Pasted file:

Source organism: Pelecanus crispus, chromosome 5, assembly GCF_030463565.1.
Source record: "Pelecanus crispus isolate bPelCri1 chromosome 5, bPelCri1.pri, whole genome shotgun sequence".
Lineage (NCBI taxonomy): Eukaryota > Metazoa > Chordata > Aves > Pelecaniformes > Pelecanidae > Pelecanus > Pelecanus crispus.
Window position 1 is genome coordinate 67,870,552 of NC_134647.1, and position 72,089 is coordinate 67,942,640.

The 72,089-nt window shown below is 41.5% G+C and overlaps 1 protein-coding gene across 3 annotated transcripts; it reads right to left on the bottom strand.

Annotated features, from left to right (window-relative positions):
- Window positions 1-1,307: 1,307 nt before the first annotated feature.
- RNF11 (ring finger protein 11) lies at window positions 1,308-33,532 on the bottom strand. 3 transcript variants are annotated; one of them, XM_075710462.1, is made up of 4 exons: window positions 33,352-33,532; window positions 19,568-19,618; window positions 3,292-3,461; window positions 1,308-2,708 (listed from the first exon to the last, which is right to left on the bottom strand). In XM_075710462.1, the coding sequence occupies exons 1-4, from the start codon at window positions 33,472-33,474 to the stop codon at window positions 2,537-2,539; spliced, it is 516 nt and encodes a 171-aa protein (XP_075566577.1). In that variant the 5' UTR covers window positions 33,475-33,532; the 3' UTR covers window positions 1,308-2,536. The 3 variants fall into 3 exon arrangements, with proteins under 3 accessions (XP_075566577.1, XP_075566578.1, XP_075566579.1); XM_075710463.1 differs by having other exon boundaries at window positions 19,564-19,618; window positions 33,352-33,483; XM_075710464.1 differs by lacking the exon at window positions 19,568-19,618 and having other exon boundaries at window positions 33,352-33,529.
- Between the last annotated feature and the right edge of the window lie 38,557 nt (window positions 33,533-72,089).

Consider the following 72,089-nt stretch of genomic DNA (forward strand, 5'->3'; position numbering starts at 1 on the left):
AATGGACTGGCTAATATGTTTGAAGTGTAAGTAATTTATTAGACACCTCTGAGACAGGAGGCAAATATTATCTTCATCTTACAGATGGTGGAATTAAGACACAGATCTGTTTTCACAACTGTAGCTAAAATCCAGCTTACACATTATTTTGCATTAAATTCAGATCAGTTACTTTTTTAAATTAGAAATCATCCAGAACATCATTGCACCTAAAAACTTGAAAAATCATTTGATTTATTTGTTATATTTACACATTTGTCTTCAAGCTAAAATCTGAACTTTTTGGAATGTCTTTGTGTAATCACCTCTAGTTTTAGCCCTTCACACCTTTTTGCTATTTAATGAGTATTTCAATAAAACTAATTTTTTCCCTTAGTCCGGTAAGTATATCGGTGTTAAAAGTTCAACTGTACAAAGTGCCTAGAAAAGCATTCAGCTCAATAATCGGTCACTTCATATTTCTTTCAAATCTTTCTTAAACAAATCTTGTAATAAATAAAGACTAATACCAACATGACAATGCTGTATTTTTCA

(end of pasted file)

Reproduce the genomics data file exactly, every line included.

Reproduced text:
Source organism: Pelecanus crispus, chromosome 5, assembly GCF_030463565.1.
Source record: "Pelecanus crispus isolate bPelCri1 chromosome 5, bPelCri1.pri, whole genome shotgun sequence".
Lineage (NCBI taxonomy): Eukaryota > Metazoa > Chordata > Aves > Pelecaniformes > Pelecanidae > Pelecanus > Pelecanus crispus.
Window position 1 is genome coordinate 67,870,552 of NC_134647.1, and position 72,089 is coordinate 67,942,640.

The 72,089-nt window shown below is 41.5% G+C and overlaps 1 protein-coding gene across 3 annotated transcripts; it reads right to left on the bottom strand.

Annotated features, from left to right (window-relative positions):
- Window positions 1-1,307: 1,307 nt before the first annotated feature.
- RNF11 (ring finger protein 11) lies at window positions 1,308-33,532 on the bottom strand. 3 transcript variants are annotated; one of them, XM_075710462.1, is made up of 4 exons: window positions 33,352-33,532; window positions 19,568-19,618; window positions 3,292-3,461; window positions 1,308-2,708 (listed from the first exon to the last, which is right to left on the bottom strand). In XM_075710462.1, the coding sequence occupies exons 1-4, from the start codon at window positions 33,472-33,474 to the stop codon at window positions 2,537-2,539; spliced, it is 516 nt and encodes a 171-aa protein (XP_075566577.1). In that variant the 5' UTR covers window positions 33,475-33,532; the 3' UTR covers window positions 1,308-2,536. The 3 variants fall into 3 exon arrangements, with proteins under 3 accessions (XP_075566577.1, XP_075566578.1, XP_075566579.1); XM_075710463.1 differs by having other exon boundaries at window positions 19,564-19,618; window positions 33,352-33,483; XM_075710464.1 differs by lacking the exon at window positions 19,568-19,618 and having other exon boundaries at window positions 33,352-33,529.
- Between the last annotated feature and the right edge of the window lie 38,557 nt (window positions 33,533-72,089).

Consider the following 72,089-nt stretch of genomic DNA (forward strand, 5'->3'; position numbering starts at 1 on the left):
AATGGACTGGCTAATATGTTTGAAGTGTAAGTAATTTATTAGACACCTCTGAGACAGGAGGCAAATATTATCTTCATCTTACAGATGGTGGAATTAAGACACAGATCTGTTTTCACAACTGTAGCTAAAATCCAGCTTACACATTATTTTGCATTAAATTCAGATCAGTTACTTTTTTAAATTAGAAATCATCCAGAACATCATTGCACCTAAAAACTTGAAAAATCATTTGATTTATTTGTTATATTTACACATTTGTCTTCAAGCTAAAATCTGAACTTTTTGGAATGTCTTTGTGTAATCACCTCTAGTTTTAGCCCTTCACACCTTTTTGCTATTTAATGAGTATTTCAATAAAACTAATTTTTTCCCTTAGTCCGGTAAGTATATCGGTGTTAAAAGTTCAACTGTACAAAGTGCCTAGAAAAGCATTCAGCTCAATAATCGGTCACTTCATATTTCTTTCAAATCTTTCTTAAACAAATCTTGTAATAAATAAAGACTAATACCAACATGACAATGCTGTATTTTTCA